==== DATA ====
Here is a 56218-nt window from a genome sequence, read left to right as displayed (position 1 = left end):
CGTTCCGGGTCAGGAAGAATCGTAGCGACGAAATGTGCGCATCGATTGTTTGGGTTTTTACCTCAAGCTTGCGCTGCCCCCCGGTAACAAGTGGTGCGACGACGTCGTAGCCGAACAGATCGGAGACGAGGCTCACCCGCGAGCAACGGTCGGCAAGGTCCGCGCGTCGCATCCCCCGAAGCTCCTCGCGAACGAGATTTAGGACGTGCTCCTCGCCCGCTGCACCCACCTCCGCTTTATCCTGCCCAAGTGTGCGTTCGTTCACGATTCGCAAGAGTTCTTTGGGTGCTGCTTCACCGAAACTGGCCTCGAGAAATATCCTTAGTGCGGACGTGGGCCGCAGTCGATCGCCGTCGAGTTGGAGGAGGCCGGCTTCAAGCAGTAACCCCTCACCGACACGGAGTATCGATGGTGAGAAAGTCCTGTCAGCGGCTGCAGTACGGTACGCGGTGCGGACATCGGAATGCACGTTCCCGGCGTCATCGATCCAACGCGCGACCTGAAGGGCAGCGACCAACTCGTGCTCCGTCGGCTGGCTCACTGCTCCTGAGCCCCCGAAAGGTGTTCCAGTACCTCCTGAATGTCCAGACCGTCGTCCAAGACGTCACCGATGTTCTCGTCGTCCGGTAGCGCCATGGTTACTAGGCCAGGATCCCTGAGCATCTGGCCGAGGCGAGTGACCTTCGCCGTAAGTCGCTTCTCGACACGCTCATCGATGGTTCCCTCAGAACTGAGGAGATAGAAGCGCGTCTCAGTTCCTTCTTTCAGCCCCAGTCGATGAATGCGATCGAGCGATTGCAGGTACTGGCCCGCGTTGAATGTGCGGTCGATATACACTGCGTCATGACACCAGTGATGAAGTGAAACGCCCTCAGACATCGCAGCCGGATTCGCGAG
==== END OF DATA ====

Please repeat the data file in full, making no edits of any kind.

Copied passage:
Here is a 56218-nt window from a genome sequence, read left to right as displayed (position 1 = left end):
CGTTCCGGGTCAGGAAGAATCGTAGCGACGAAATGTGCGCATCGATTGTTTGGGTTTTTACCTCAAGCTTGCGCTGCCCCCCGGTAACAAGTGGTGCGACGACGTCGTAGCCGAACAGATCGGAGACGAGGCTCACCCGCGAGCAACGGTCGGCAAGGTCCGCGCGTCGCATCCCCCGAAGCTCCTCGCGAACGAGATTTAGGACGTGCTCCTCGCCCGCTGCACCCACCTCCGCTTTATCCTGCCCAAGTGTGCGTTCGTTCACGATTCGCAAGAGTTCTTTGGGTGCTGCTTCACCGAAACTGGCCTCGAGAAATATCCTTAGTGCGGACGTGGGCCGCAGTCGATCGCCGTCGAGTTGGAGGAGGCCGGCTTCAAGCAGTAACCCCTCACCGACACGGAGTATCGATGGTGAGAAAGTCCTGTCAGCGGCTGCAGTACGGTACGCGGTGCGGACATCGGAATGCACGTTCCCGGCGTCATCGATCCAACGCGCGACCTGAAGGGCAGCGACCAACTCGTGCTCCGTCGGCTGGCTCACTGCTCCTGAGCCCCCGAAAGGTGTTCCAGTACCTCCTGAATGTCCAGACCGTCGTCCAAGACGTCACCGATGTTCTCGTCGTCCGGTAGCGCCATGGTTACTAGGCCAGGATCCCTGAGCATCTGGCCGAGGCGAGTGACCTTCGCCGTAAGTCGCTTCTCGACACGCTCATCGATGGTTCCCTCAGAACTGAGGAGATAGAAGCGCGTCTCAGTTCCTTCTTTCAGCCCCAGTCGATGAATGCGATCGAGCGATTGCAGGTACTGGCCCGCGTTGAATGTGCGGTCGATATACACTGCGTCATGACACCAGTGATGAAGTGAAACGCCCTCAGACATCGCAGCCGGATTCGCGAG